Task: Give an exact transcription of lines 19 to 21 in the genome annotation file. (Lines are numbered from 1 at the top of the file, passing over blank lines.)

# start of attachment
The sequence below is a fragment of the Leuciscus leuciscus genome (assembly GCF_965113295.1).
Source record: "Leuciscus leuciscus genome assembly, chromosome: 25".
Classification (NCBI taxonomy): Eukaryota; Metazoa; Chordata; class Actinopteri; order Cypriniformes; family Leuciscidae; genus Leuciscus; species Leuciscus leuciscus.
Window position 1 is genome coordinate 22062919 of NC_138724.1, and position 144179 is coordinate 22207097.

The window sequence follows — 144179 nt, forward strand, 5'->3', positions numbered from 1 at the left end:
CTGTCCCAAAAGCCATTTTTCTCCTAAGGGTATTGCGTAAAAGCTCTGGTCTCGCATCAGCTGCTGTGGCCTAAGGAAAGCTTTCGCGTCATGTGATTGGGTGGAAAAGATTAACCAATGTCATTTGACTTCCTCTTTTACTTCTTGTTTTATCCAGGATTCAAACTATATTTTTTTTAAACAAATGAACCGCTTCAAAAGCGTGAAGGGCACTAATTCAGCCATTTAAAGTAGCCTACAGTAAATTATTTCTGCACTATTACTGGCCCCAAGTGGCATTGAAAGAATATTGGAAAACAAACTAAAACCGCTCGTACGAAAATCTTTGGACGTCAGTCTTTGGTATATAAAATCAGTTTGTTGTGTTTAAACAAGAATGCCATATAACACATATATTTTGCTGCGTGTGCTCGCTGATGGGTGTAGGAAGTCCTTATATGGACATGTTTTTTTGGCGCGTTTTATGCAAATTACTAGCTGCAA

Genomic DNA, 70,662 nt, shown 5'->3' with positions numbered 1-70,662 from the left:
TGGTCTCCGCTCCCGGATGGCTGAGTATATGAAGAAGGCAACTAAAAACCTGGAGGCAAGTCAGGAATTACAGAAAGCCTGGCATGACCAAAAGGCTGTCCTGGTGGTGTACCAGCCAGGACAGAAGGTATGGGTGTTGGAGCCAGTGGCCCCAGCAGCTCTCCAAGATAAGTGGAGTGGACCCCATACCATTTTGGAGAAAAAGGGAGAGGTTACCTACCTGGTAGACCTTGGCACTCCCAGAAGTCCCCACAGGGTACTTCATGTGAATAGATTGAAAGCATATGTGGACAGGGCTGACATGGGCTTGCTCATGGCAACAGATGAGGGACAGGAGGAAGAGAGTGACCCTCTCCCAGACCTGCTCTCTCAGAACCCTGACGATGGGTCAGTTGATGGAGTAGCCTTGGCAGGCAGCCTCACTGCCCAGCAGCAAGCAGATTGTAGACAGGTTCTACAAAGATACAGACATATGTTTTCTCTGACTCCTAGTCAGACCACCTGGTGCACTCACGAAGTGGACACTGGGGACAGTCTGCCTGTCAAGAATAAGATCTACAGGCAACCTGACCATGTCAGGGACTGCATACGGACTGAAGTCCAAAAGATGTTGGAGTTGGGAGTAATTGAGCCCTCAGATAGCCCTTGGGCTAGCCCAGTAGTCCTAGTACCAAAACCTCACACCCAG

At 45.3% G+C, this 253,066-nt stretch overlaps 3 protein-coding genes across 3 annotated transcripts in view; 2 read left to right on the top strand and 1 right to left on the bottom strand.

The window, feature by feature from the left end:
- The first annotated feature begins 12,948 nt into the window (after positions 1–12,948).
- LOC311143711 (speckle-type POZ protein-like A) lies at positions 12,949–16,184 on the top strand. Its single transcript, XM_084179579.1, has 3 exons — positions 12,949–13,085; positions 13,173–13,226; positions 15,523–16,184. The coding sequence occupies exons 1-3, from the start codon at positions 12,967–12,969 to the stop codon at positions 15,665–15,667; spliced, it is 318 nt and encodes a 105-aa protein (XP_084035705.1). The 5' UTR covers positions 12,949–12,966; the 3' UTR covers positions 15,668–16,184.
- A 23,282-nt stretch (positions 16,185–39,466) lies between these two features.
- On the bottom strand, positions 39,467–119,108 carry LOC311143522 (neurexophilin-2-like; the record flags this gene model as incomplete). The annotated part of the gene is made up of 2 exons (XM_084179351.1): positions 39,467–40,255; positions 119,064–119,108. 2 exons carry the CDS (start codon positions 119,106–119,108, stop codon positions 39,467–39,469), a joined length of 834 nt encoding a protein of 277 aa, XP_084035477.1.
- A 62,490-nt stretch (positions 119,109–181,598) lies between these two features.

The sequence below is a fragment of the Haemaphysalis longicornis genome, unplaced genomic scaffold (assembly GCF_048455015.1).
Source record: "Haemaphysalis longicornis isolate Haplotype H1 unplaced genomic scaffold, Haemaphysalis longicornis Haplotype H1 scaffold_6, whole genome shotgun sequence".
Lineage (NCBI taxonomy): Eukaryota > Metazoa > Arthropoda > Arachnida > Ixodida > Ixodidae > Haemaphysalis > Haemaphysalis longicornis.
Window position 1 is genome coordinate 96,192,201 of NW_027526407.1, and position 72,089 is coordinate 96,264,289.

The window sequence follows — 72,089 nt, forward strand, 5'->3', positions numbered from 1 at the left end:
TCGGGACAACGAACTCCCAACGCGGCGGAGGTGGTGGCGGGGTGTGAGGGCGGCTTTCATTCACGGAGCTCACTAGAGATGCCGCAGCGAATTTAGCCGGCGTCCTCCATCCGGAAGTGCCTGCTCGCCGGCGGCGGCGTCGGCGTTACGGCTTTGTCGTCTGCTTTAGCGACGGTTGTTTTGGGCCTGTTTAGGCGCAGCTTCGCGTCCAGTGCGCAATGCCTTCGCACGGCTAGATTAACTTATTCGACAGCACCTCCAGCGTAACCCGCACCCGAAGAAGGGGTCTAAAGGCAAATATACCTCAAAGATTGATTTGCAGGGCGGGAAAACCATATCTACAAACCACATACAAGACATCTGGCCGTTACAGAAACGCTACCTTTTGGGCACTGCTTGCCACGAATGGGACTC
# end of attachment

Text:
Window position 1 is genome coordinate 96,192,201 of NW_027526407.1, and position 72,089 is coordinate 96,264,289.

The window sequence follows — 72,089 nt, forward strand, 5'->3', positions numbered from 1 at the left end:
TCGGGACAACGAACTCCCAACGCGGCGGAGGTGGTGGCGGGGTGTGAGGGCGGCTTTCATTCACGGAGCTCACTAGAGATGCCGCAGCGAATTTAGCCGGCGTCCTCCATCCGGAAGTGCCTGCTCGCCGGCGGCGGCGTCGGCGTTACGGCTTTGTCGTCTGCTTTAGCGACGGTTGTTTTGGGCCTGTTTAGGCGCAGCTTCGCGTCCAGTGCGCAATGCCTTCGCACGGCTAGATTAACTTATTCGACAGCACCTCCAGCGTAACCCGCACCCGAAGAAGGGGTCTAAAGGCAAATATACCTCAAAGATTGATTTGCAGGGCGGGAAAACCATATCTACAAACCACATACAAGACATCTGGCCGTTACAGAAACGCTACCTTTTGGGCACTGCTTGCCACGAATGGGACTC